Light frame wood shear walls resist lateral loads primarily through the individual nailed connections between the sheathing and framing. The most common arrangement for such shear walls is to have sheathing on one side and gypsum board on the other. In various situations it can be desirable to increase the capacity of this type of walls by fastening a layer of sheathing overtop of the drywall. This study considered the effect that an intermediate layer of gypsum has on the strength of nailed connections in shear walls, while maintaining code-defined minimum nail penetrations. Results show that intermediate gypsum placed between the sheathing and framing resulted in significantly reduced capacity and stiffness. Analytical modelling showed good correlation with experimental results. The implications of the experimental testing and modelling are that code provisions allowing the use of intermediate gypsum wallboard should not be relied upon.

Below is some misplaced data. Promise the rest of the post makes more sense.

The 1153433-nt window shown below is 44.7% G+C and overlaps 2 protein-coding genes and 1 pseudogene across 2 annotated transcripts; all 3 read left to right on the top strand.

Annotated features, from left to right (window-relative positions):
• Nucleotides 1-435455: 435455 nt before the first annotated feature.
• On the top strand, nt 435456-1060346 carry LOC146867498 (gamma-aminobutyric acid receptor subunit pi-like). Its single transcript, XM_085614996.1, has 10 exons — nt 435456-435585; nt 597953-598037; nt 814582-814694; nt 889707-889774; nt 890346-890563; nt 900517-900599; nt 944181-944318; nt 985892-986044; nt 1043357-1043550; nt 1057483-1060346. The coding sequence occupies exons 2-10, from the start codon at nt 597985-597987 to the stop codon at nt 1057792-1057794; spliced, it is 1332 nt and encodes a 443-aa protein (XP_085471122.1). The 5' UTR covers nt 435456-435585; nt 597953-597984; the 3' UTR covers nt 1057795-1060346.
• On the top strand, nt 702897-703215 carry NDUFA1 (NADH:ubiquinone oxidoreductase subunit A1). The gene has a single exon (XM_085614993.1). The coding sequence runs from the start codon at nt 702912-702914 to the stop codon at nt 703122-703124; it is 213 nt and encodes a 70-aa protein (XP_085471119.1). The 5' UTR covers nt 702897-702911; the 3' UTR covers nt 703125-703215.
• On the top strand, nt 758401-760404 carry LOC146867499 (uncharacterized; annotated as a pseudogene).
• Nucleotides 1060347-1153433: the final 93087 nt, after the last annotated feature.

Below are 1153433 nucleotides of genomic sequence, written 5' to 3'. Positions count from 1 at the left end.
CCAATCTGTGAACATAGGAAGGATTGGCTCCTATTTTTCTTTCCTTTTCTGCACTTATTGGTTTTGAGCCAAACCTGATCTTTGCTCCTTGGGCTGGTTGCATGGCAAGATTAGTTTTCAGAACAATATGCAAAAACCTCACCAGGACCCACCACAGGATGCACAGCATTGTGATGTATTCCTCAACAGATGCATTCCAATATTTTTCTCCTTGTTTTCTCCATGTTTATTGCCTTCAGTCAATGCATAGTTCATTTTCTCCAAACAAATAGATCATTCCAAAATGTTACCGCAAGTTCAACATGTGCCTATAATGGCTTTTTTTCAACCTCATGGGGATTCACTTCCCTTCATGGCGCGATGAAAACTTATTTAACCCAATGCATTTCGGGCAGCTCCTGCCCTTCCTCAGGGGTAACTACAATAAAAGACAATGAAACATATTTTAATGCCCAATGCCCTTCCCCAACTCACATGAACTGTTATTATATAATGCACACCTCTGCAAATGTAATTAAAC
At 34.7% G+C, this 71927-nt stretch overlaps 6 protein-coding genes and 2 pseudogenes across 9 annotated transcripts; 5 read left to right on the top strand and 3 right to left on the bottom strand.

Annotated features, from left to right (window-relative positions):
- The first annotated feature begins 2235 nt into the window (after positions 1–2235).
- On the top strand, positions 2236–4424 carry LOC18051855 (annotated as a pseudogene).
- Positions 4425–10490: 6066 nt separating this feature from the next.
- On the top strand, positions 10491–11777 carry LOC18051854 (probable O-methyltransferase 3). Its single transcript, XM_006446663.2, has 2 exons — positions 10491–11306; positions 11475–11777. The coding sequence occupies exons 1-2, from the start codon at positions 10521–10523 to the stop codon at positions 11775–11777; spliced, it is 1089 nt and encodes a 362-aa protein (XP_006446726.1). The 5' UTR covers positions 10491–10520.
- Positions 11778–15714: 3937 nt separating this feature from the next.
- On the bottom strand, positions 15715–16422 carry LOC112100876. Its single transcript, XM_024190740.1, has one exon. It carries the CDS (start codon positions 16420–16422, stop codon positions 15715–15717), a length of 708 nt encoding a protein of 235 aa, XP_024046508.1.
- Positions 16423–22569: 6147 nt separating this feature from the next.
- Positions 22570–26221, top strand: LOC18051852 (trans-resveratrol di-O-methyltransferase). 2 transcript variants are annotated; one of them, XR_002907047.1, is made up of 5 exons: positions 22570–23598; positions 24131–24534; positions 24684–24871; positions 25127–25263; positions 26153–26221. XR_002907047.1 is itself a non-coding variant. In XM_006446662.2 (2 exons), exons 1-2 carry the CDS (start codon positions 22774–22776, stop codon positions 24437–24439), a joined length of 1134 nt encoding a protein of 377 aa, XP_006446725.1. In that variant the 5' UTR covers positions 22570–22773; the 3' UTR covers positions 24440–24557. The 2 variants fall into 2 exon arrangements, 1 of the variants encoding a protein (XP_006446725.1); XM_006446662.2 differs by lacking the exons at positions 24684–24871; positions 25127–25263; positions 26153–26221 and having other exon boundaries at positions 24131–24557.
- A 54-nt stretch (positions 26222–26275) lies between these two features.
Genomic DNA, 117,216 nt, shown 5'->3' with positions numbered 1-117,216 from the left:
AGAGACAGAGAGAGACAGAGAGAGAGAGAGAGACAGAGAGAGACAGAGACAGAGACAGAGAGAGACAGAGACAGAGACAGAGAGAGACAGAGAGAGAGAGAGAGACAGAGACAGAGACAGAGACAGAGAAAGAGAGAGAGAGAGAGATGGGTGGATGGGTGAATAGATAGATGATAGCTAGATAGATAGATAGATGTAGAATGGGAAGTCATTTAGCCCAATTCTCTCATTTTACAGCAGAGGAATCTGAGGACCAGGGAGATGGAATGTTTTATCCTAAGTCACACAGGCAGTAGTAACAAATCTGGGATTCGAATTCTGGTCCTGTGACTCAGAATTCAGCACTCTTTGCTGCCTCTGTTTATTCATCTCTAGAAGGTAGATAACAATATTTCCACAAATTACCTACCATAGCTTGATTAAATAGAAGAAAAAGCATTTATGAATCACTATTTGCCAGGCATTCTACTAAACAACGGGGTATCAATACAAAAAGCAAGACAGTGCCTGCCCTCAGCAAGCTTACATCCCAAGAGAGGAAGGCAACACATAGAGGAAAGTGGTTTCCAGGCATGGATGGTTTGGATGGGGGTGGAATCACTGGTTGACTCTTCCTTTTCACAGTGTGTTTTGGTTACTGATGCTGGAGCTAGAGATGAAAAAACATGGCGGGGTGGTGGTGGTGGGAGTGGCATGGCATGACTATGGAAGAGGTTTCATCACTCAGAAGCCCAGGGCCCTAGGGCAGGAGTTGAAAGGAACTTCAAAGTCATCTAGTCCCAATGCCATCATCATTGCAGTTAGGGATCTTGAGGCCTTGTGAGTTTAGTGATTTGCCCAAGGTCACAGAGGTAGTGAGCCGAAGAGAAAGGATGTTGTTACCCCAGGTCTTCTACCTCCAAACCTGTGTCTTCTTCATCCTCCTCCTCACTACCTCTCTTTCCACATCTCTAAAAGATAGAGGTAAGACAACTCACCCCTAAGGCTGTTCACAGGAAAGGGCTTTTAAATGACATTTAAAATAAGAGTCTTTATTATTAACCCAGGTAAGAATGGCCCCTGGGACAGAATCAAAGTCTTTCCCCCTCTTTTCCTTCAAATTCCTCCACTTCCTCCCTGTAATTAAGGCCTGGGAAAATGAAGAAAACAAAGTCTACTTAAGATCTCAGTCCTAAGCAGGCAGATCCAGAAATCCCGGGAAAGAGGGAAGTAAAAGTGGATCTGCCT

Additional Metadata
Keywords Analytical model, Drywall, Gypsum wallboard, Light frame, Nailed connections, Shear, Timber, Walls
Persistent URL dx.doi.org/10.1139/cjce-2015-0324
Journal Canadian Journal of Civil Engineering
Citation
Plesnik, T. (Tomas), Doudak, G. (Ghasan), & Erochko, J. (2016). Testing and analytical modelling of intermediate gypsum wallboard in wood shear wall sheathing to framing connections. Canadian Journal of Civil Engineering, 43(11), 968–976. doi:10.1139/cjce-2015-0324